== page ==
Study Guide: The Force Awakens

Sunday July 16, 2017 | Shawna Boren

Focus Scripture:

Brief Summary:

Each of us is unique. We each have our own story, our own calling, and our own distinct set of giftings, talents, and experiences that shape our uniqueness. However, many of us are stuck living in stories of all the reasons we are disqualified from having a life of purpose and impact in the kingdom. Shawna uses the unlikely heroes of 'Star Wars: The Force Awakens' to remind us that God can nullify any of the objections our minds present that keeps us from living out our identity in Christ.  

Extended Summary:

In the movie Star Wars: The Force Awakens the story involved two very unlikely heroes named Finn and Rey. Each character is struggling with an identity crisis about what if anything would entitle them to a life of importance and calling. As the story progresses the audience learns that with each character there is actually much more going on below the surface than is initially obvious. Each Finn and Rey saw themselves as invisible, and with good reason. The societies each of them were born in to recognize specialness or uniqueness based on social status, family position, and talents, very similar to our own real life culture we are all a part of. But as the stories progresses, we see each character step in to a unique calling that only their life experience, mind, and vision could have prepared them to succeed in.

We see this same scenario time and time again in scripture where God chooses the unlikely heroes to reveal his true heart that He is always looking beyond the surface. In the book of Ruth we read the story of a woman named Naomi whom, after traveling to a foreign land out of desperation from a famine, has now lost her husband and two sons and is left with just her two daughter-in-laws. Later on Naomi decides to move back home and her daughter-in-law Ruth has decided to accompany her and continue on even after her other daughter-in-law has turned back for Moab. In Ruth’s famous response along the road back to the land of Judah, she tells Naomi:

‘Where you go I will go, and where you stay I will stay. Your people will be my people and your God my God. Where you die I will die, and there I will be buried. May the Lord deal with me, be it ever so severely, if even death separates you and me.’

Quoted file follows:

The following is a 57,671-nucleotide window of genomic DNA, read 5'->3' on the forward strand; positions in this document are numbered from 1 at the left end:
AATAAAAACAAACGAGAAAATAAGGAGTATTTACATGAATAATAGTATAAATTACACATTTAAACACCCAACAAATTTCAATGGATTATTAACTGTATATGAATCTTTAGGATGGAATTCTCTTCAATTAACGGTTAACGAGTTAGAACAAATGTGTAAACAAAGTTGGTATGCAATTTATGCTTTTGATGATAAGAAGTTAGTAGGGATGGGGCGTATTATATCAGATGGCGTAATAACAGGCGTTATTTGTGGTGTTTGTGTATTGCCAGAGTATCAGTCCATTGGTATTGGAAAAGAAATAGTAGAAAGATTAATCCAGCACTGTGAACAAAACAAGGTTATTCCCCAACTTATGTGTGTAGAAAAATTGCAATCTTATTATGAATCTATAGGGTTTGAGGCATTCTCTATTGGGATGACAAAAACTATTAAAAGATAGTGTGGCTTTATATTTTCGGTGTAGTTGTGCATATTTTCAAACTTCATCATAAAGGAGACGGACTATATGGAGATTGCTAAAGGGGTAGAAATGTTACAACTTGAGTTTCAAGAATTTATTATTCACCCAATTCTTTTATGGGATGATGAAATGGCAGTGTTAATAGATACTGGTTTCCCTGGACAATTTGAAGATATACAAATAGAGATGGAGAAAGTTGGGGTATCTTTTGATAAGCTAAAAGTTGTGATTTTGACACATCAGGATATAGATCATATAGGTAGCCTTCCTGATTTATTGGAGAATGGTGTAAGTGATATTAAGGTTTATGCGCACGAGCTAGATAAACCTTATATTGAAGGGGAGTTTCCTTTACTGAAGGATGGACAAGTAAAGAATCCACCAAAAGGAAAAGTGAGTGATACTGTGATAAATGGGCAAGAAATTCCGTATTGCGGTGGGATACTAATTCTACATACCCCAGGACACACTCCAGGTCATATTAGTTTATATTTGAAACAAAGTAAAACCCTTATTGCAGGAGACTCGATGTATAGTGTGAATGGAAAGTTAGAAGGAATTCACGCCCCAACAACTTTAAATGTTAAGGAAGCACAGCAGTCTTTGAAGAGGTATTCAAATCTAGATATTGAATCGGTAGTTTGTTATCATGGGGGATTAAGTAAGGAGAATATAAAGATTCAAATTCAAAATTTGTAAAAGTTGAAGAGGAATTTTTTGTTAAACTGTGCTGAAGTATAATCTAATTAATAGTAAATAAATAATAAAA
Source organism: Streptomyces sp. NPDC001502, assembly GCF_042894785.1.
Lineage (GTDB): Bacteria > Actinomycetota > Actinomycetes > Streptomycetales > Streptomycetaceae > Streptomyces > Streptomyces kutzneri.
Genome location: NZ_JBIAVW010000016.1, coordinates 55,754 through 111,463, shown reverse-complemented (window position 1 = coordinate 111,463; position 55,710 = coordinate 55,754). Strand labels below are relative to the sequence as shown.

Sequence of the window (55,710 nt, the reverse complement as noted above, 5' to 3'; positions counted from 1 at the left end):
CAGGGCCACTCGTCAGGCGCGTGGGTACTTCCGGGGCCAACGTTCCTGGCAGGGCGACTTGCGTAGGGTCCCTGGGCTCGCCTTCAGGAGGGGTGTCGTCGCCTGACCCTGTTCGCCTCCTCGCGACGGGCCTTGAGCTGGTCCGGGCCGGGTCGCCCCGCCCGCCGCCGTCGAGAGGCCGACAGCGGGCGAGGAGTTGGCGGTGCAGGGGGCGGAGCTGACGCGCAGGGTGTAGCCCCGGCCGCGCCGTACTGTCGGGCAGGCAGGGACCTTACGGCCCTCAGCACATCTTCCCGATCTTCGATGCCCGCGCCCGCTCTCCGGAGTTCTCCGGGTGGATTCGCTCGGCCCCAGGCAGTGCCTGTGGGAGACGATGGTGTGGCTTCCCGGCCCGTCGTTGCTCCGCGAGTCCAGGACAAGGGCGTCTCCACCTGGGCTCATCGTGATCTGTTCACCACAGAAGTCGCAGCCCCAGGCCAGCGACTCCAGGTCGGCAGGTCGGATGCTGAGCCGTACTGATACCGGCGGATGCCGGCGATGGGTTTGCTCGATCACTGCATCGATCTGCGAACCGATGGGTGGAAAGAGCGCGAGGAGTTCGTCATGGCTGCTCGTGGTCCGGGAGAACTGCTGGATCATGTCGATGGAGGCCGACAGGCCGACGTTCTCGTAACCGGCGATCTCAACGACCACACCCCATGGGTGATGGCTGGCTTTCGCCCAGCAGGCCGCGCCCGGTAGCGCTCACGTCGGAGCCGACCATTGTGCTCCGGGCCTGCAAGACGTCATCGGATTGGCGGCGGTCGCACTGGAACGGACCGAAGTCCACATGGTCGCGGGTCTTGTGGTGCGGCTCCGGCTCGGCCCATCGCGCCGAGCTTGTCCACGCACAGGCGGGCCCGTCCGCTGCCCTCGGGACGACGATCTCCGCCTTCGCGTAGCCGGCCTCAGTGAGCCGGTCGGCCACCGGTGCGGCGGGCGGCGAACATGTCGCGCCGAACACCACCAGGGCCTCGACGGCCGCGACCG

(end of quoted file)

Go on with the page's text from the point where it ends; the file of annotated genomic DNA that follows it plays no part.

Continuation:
Ruth abandoned her whole identity to honor her commitment to Naomi. She left her land, her people, and her god out of honor to her relationship with Naomi. The odds were surely stacked against Ruth as she accompanied Naomi back to Bethlehem given her gender, ethnicity, and marital status, and there’s no reason her story should be in the bible from a worldly perspective, but God always sees beyond the surface and honors Ruth’s heart. Ruth was eventually seen for who she truly was as a brave, loyal, woman of honor by a man named Boaz. She and Boaz marry and she was able to take care of herself as well as her mother-in-law Naomi.

Although there are many instances of this pattern in scripture, another key example is shown in the lives of the Corinthian people. As a blue collar town that included many working class people and former slaves, they were not very high up on the socioeconomic or religious ladder. But God sees beyond the surface and sees a group of people that need to recognize their new identity in Christ that has given them a divine calling to make a difference in the world. God sees beyond their place the broader culture as foolish, lowly, and weak in order to show the powers what true wisdom, honor, and strength looks like. God nullifies their cultural standing and gives them a divine mission and calling in the world.

We must keep in mind that each of us is infinitely unique in our experiences, vision, mind, and talents. God desires to nullify anything in our lives that we allow to keep us from stepping in to the life of purpose and mission He has for us.

Reflection Questions:

  1. Were there any sections of scripture discussed that need more clarification? What parts did you not understand?
  2. Were any of the principles or ideas new or challenging to how God relates to the powers of the world? Where have you seen yourself in these stories of Ruth and Corinth?
  3. Which of the three takeaways were most impactful for you? What steps are you going to take to start implementing it?
  4. Reflect on if you have anything in your life that needs to be nullified so that you can see yourself the same way God sees you. Invite the Holy Spirit in to help in this process.